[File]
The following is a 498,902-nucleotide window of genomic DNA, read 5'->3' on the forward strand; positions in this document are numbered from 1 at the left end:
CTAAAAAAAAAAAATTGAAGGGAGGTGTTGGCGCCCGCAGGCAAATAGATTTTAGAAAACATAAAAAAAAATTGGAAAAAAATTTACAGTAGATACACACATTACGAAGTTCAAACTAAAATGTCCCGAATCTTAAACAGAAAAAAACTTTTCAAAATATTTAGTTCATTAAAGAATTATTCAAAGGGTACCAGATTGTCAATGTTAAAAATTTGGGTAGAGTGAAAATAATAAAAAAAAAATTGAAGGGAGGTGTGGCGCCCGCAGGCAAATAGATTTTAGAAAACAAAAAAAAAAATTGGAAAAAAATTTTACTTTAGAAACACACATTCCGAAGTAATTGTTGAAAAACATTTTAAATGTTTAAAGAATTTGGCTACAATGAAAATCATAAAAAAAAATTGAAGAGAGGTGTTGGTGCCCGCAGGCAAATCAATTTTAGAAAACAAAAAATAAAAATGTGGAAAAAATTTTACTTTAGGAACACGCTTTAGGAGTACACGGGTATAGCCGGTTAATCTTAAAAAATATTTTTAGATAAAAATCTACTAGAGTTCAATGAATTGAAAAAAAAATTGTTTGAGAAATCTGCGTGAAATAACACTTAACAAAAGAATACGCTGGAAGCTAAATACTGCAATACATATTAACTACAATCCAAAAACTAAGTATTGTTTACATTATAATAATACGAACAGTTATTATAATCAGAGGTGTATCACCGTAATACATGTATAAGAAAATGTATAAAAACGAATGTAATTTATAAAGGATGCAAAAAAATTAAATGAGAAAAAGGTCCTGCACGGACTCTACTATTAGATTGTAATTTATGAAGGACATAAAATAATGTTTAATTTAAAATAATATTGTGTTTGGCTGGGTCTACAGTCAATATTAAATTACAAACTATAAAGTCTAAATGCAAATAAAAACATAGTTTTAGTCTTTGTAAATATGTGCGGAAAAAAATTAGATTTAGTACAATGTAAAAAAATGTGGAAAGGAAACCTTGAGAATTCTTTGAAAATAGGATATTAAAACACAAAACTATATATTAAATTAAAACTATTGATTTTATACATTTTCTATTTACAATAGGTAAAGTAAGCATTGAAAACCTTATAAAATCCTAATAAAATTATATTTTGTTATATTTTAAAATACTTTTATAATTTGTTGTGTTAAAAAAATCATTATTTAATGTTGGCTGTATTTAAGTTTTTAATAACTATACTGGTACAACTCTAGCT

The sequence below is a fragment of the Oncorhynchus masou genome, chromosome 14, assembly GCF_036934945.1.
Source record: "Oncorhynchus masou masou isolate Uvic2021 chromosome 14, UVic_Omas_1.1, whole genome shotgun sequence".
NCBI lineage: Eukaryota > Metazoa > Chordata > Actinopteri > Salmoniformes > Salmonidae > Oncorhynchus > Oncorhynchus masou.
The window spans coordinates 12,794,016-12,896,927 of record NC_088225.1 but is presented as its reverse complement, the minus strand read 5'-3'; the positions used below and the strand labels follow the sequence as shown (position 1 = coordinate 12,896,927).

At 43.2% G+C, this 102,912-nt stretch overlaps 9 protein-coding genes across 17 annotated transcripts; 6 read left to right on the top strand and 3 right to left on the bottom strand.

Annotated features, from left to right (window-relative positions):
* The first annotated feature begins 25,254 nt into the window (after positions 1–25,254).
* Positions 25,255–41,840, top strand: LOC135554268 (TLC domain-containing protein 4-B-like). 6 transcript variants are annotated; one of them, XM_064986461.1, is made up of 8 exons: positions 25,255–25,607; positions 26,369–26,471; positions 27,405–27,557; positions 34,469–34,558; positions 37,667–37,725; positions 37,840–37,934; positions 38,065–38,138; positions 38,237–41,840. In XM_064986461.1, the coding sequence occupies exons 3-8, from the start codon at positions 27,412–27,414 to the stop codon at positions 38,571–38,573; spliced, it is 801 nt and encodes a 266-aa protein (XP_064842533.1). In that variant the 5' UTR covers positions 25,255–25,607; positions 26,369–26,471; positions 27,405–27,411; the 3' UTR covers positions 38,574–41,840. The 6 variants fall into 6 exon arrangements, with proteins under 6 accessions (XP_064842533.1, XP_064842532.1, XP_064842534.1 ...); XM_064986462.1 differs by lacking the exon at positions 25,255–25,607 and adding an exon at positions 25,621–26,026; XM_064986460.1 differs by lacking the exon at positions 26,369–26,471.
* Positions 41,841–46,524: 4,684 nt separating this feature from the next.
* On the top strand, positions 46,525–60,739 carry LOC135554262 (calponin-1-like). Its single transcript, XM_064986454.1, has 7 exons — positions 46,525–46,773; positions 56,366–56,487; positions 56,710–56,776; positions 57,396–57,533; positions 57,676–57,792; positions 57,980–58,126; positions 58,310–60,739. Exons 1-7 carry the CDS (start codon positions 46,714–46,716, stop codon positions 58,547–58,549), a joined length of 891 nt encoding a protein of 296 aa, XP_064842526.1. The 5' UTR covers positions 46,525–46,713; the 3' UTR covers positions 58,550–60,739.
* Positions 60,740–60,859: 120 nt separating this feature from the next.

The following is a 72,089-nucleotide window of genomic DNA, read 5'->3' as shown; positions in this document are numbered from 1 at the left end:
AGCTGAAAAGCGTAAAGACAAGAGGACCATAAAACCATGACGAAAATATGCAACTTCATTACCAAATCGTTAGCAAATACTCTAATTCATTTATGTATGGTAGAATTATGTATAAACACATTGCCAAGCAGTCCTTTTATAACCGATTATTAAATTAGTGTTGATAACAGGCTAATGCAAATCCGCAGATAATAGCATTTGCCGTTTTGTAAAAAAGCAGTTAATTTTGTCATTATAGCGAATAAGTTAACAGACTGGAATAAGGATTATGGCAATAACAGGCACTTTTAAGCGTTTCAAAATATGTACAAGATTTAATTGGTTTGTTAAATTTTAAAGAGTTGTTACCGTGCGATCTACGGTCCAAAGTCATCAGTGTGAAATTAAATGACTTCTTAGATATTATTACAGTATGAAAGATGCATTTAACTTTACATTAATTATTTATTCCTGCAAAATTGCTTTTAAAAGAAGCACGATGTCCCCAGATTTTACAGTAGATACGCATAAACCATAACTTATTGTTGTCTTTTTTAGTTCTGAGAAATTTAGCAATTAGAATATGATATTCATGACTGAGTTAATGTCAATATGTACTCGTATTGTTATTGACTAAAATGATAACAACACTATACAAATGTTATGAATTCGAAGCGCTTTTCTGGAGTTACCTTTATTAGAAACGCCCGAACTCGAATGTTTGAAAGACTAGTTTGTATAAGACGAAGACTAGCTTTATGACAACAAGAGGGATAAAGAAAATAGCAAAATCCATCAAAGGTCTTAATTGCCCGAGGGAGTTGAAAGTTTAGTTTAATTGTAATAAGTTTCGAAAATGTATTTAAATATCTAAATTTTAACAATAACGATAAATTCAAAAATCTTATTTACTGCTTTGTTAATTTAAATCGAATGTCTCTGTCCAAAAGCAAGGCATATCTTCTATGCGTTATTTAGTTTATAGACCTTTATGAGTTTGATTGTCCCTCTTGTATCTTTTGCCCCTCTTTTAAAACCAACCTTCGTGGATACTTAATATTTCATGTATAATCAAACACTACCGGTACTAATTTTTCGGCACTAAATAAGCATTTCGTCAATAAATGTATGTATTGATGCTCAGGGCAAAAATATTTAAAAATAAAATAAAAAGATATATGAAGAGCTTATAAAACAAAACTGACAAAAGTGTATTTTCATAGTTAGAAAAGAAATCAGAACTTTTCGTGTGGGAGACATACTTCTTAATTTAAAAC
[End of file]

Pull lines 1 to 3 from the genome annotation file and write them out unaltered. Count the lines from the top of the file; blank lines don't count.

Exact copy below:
The following is a 498,902-nucleotide window of genomic DNA, read 5'->3' on the forward strand; positions in this document are numbered from 1 at the left end:
CTAAAAAAAAAAAATTGAAGGGAGGTGTTGGCGCCCGCAGGCAAATAGATTTTAGAAAACATAAAAAAAAATTGGAAAAAAATTTACAGTAGATACACACATTACGAAGTTCAAACTAAAATGTCCCGAATCTTAAACAGAAAAAAACTTTTCAAAATATTTAGTTCATTAAAGAATTATTCAAAGGGTACCAGATTGTCAATGTTAAAAATTTGGGTAGAGTGAAAATAATAAAAAAAAAATTGAAGGGAGGTGTGGCGCCCGCAGGCAAATAGATTTTAGAAAACAAAAAAAAAAATTGGAAAAAAATTTTACTTTAGAAACACACATTCCGAAGTAATTGTTGAAAAACATTTTAAATGTTTAAAGAATTTGGCTACAATGAAAATCATAAAAAAAAATTGAAGAGAGGTGTTGGTGCCCGCAGGCAAATCAATTTTAGAAAACAAAAAATAAAAATGTGGAAAAAATTTTACTTTAGGAACACGCTTTAGGAGTACACGGGTATAGCCGGTTAATCTTAAAAAATATTTTTAGATAAAAATCTACTAGAGTTCAATGAATTGAAAAAAAAATTGTTTGAGAAATCTGCGTGAAATAACACTTAACAAAAGAATACGCTGGAAGCTAAATACTGCAATACATATTAACTACAATCCAAAAACTAAGTATTGTTTACATTATAATAATACGAACAGTTATTATAATCAGAGGTGTATCACCGTAATACATGTATAAGAAAATGTATAAAAACGAATGTAATTTATAAAGGATGCAAAAAAATTAAATGAGAAAAAGGTCCTGCACGGACTCTACTATTAGATTGTAATTTATGAAGGACATAAAATAATGTTTAATTTAAAATAATATTGTGTTTGGCTGGGTCTACAGTCAATATTAAATTACAAACTATAAAGTCTAAATGCAAATAAAAACATAGTTTTAGTCTTTGTAAATATGTGCGGAAAAAAATTAGATTTAGTACAATGTAAAAAAATGTGGAAAGGAAACCTTGAGAATTCTTTGAAAATAGGATATTAAAACACAAAACTATATATTAAATTAAAACTATTGATTTTATACATTTTCTATTTACAATAGGTAAAGTAAGCATTGAAAACCTTATAAAATCCTAATAAAATTATATTTTGTTATATTTTAAAATACTTTTATAATTTGTTGTGTTAAAAAAATCATTATTTAATGTTGGCTGTATTTAAGTTTTTAATAACTATACTGGTACAACTCTAGCT

The sequence below is a fragment of the Oncorhynchus masou genome, chromosome 14, assembly GCF_036934945.1.